I saw a commercial the other day for The Karate Kid. No, not the one with Pat Morita and Ralph Macchio. The one with Jackie Chan and Will Smith's kid. The remake.
Photo by Jasin Boland for Sony PicturesOh, hadn't you heard? They're remaking the 1984 classic. Which probably leaves you with the same question I always have when I see that a great film is being redone: Why?
Despite being 26 years old, the original Karate Kid stands on its own and is still fun to watch, as I just did a couple of months ago. It's no Citizen Kane, of course, just a nice story and a favorite of many people my age.
Perhaps Hollywood didn't get the memo. Things that are not broken do not require fixing. The Mona Lisa doesn't need blond hair, a bleached white smile, and augmented breasts. If filmmakers actually improved these movies, it would be one thing, but they don't. At best, they make them different. Not better. Different. At worst, they ruin them by replacing the things that make good movies good -- story, character development, thematic depth -- with lights and noise and speed.
The new Karate Kid has exactly what you would expect from a remake: more fighting; bigger and louder action; canned, promo-ready lines; predictable cutesy moments; and music cues that tell you exactly how you should be feeling.
Pre-fabbed, pre-packaged, ready for quick and easy consumption. And forgotten after 26 minutes, much less 26 years.
It's not just The Karate Kid, either. Check out these other upcoming remakes of movies I loved as a kid. Remakes I won't be watching.
1) The Warriors
The late-'70s action classic gets an update from Tony Scott (Enemy Of The State, Man On Fire), except leather and brass knuckles and fistfights are replaced by colors and drive-bys and Tec-9s, I assume. No thanks. Gangs are no longer a curiosity, just a menace.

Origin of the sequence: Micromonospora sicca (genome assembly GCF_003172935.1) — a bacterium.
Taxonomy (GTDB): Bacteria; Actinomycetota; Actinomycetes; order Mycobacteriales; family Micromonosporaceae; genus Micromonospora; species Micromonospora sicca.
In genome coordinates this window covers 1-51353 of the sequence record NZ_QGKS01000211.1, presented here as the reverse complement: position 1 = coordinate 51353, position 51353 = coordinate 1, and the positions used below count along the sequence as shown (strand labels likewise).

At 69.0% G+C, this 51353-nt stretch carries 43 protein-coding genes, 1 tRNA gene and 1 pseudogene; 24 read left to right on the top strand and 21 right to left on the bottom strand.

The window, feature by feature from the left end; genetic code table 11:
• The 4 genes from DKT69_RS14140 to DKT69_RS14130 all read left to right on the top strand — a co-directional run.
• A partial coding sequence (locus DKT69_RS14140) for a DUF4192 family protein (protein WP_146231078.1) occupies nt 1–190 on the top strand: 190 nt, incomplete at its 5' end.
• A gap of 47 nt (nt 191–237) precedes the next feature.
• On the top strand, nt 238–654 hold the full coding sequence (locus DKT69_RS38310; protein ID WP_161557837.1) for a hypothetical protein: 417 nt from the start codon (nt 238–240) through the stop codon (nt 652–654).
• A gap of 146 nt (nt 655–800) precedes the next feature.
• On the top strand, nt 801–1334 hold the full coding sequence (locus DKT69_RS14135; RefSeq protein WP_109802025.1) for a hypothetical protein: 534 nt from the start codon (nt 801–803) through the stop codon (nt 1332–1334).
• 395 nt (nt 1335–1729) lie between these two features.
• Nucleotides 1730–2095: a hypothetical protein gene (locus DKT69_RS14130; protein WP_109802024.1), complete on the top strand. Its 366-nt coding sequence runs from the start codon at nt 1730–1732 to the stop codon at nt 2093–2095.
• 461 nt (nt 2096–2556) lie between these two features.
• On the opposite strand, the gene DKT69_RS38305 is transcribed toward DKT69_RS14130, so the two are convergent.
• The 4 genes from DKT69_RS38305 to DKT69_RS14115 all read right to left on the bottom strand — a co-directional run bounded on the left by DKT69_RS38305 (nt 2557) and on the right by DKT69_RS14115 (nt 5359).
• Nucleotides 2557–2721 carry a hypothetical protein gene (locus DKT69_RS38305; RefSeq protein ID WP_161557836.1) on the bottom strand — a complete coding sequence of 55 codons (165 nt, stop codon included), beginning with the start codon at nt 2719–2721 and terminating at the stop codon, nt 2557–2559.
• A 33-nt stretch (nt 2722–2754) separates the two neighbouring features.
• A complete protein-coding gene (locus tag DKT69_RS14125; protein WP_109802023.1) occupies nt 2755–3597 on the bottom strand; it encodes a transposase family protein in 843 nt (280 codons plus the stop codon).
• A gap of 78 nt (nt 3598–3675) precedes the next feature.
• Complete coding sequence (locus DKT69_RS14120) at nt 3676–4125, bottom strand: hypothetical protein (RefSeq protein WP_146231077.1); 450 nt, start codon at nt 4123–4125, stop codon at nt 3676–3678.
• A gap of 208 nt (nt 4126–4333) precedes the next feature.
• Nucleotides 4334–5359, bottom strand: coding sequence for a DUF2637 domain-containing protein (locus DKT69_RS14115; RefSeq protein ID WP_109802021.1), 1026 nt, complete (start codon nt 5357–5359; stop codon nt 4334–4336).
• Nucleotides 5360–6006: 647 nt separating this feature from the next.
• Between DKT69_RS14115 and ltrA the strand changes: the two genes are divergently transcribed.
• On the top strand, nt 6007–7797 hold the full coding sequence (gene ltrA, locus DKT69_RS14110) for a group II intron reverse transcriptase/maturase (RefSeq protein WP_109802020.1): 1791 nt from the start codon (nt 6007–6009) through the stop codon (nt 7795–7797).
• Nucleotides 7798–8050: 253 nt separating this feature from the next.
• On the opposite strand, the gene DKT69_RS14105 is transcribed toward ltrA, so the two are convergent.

2) Clash Of The Titans
Yes, the effects in this 1981 favorite were always pretty lame, but that's what gave the movie its charm. Boatloads of CGI will make sure that doesn't happen in the remake. Pass.
A great example of why you can't just lift a great movie from another era and plop it into the present day and expect the same results. Blake Edwards' 10 is a snapshot of the times in which it was created, a time when casual sex and obsession and even corn-rows were new and scandalous. Those days are long gone.
4) Sunset Blvd.
Please. I shudder to think what this film -- one of the greatest ever made -- might become in the hands of someone like M. Night Shyamalan or Brett Ratner. May the ghost of Billy Wilder and Gloria Swanson haunt the nightmares of whoever green-lit this.
5) Red Dawn
A rare case in which an update can improve upon the original, which -- I'm sorry, but it's true -- sucked. And sucking is what made it likable. Remove the schlock, and you've got a standard, forgettable action pic. And I don't think a Russian invasion is anything we have to worry about now.
What's the worst movie remake you've ever seen?